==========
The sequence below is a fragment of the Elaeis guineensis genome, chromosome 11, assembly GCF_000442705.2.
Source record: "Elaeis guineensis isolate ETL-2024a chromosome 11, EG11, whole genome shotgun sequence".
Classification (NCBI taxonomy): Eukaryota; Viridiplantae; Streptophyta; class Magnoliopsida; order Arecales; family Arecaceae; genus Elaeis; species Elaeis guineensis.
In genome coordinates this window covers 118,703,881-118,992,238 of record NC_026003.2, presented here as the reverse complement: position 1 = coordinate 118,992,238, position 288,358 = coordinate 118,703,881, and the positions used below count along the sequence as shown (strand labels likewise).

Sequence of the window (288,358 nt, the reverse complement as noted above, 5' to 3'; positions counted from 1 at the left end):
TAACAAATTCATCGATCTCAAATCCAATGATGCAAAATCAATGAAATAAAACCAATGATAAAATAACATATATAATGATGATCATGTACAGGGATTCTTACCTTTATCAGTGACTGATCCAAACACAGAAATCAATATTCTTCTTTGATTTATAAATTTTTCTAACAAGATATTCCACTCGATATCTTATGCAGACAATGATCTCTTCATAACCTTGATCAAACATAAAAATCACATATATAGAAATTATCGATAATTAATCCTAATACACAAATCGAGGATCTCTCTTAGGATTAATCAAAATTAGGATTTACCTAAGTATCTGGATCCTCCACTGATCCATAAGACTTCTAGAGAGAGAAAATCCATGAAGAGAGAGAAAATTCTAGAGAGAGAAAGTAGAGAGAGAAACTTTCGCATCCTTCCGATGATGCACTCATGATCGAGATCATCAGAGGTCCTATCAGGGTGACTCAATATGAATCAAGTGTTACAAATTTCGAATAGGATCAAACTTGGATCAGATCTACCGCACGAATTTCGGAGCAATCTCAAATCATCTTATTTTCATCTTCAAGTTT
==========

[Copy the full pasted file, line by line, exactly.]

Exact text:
The sequence below is a fragment of the Elaeis guineensis genome, chromosome 11, assembly GCF_000442705.2.
Source record: "Elaeis guineensis isolate ETL-2024a chromosome 11, EG11, whole genome shotgun sequence".
Classification (NCBI taxonomy): Eukaryota; Viridiplantae; Streptophyta; class Magnoliopsida; order Arecales; family Arecaceae; genus Elaeis; species Elaeis guineensis.
In genome coordinates this window covers 118,703,881-118,992,238 of record NC_026003.2, presented here as the reverse complement: position 1 = coordinate 118,992,238, position 288,358 = coordinate 118,703,881, and the positions used below count along the sequence as shown (strand labels likewise).

Sequence of the window (288,358 nt, the reverse complement as noted above, 5' to 3'; positions counted from 1 at the left end):
TAACAAATTCATCGATCTCAAATCCAATGATGCAAAATCAATGAAATAAAACCAATGATAAAATAACATATATAATGATGATCATGTACAGGGATTCTTACCTTTATCAGTGACTGATCCAAACACAGAAATCAATATTCTTCTTTGATTTATAAATTTTTCTAACAAGATATTCCACTCGATATCTTATGCAGACAATGATCTCTTCATAACCTTGATCAAACATAAAAATCACATATATAGAAATTATCGATAATTAATCCTAATACACAAATCGAGGATCTCTCTTAGGATTAATCAAAATTAGGATTTACCTAAGTATCTGGATCCTCCACTGATCCATAAGACTTCTAGAGAGAGAAAATCCATGAAGAGAGAGAAAATTCTAGAGAGAGAAAGTAGAGAGAGAAACTTTCGCATCCTTCCGATGATGCACTCATGATCGAGATCATCAGAGGTCCTATCAGGGTGACTCAATATGAATCAAGTGTTACAAATTTCGAATAGGATCAAACTTGGATCAGATCTACCGCACGAATTTCGGAGCAATCTCAAATCATCTTATTTTCATCTTCAAGTTT